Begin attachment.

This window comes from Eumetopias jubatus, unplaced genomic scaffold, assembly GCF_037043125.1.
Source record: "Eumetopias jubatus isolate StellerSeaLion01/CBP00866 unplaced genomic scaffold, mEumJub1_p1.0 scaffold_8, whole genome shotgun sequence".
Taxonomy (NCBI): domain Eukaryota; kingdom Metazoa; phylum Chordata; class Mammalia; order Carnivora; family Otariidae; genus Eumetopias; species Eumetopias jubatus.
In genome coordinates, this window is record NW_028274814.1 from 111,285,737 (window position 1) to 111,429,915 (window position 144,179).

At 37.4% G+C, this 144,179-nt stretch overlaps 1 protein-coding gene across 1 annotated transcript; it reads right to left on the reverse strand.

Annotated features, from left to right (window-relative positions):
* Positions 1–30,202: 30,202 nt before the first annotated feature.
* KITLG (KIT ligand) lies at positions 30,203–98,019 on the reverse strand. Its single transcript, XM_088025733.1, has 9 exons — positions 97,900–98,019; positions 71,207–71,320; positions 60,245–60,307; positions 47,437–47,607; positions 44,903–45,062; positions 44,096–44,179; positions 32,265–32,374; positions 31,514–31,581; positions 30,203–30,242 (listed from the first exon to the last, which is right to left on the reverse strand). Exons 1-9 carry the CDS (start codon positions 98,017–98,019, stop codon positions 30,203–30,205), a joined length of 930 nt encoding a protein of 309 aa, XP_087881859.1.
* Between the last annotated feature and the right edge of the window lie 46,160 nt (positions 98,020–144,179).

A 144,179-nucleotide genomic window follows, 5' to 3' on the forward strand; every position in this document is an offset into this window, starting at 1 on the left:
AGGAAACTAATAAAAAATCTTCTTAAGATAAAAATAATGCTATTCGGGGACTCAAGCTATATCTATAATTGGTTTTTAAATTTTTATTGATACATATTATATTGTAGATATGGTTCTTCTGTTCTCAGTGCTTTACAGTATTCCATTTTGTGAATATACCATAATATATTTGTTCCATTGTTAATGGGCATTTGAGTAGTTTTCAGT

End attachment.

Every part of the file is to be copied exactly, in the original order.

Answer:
This window comes from Eumetopias jubatus, unplaced genomic scaffold, assembly GCF_037043125.1.
Source record: "Eumetopias jubatus isolate StellerSeaLion01/CBP00866 unplaced genomic scaffold, mEumJub1_p1.0 scaffold_8, whole genome shotgun sequence".
Taxonomy (NCBI): domain Eukaryota; kingdom Metazoa; phylum Chordata; class Mammalia; order Carnivora; family Otariidae; genus Eumetopias; species Eumetopias jubatus.
In genome coordinates, this window is record NW_028274814.1 from 111,285,737 (window position 1) to 111,429,915 (window position 144,179).

At 37.4% G+C, this 144,179-nt stretch overlaps 1 protein-coding gene across 1 annotated transcript; it reads right to left on the reverse strand.

Annotated features, from left to right (window-relative positions):
* Positions 1–30,202: 30,202 nt before the first annotated feature.
* KITLG (KIT ligand) lies at positions 30,203–98,019 on the reverse strand. Its single transcript, XM_088025733.1, has 9 exons — positions 97,900–98,019; positions 71,207–71,320; positions 60,245–60,307; positions 47,437–47,607; positions 44,903–45,062; positions 44,096–44,179; positions 32,265–32,374; positions 31,514–31,581; positions 30,203–30,242 (listed from the first exon to the last, which is right to left on the reverse strand). Exons 1-9 carry the CDS (start codon positions 98,017–98,019, stop codon positions 30,203–30,205), a joined length of 930 nt encoding a protein of 309 aa, XP_087881859.1.
* Between the last annotated feature and the right edge of the window lie 46,160 nt (positions 98,020–144,179).

A 144,179-nucleotide genomic window follows, 5' to 3' on the forward strand; every position in this document is an offset into this window, starting at 1 on the left:
AGGAAACTAATAAAAAATCTTCTTAAGATAAAAATAATGCTATTCGGGGACTCAAGCTATATCTATAATTGGTTTTTAAATTTTTATTGATACATATTATATTGTAGATATGGTTCTTCTGTTCTCAGTGCTTTACAGTATTCCATTTTGTGAATATACCATAATATATTTGTTCCATTGTTAATGGGCATTTGAGTAGTTTTCAGT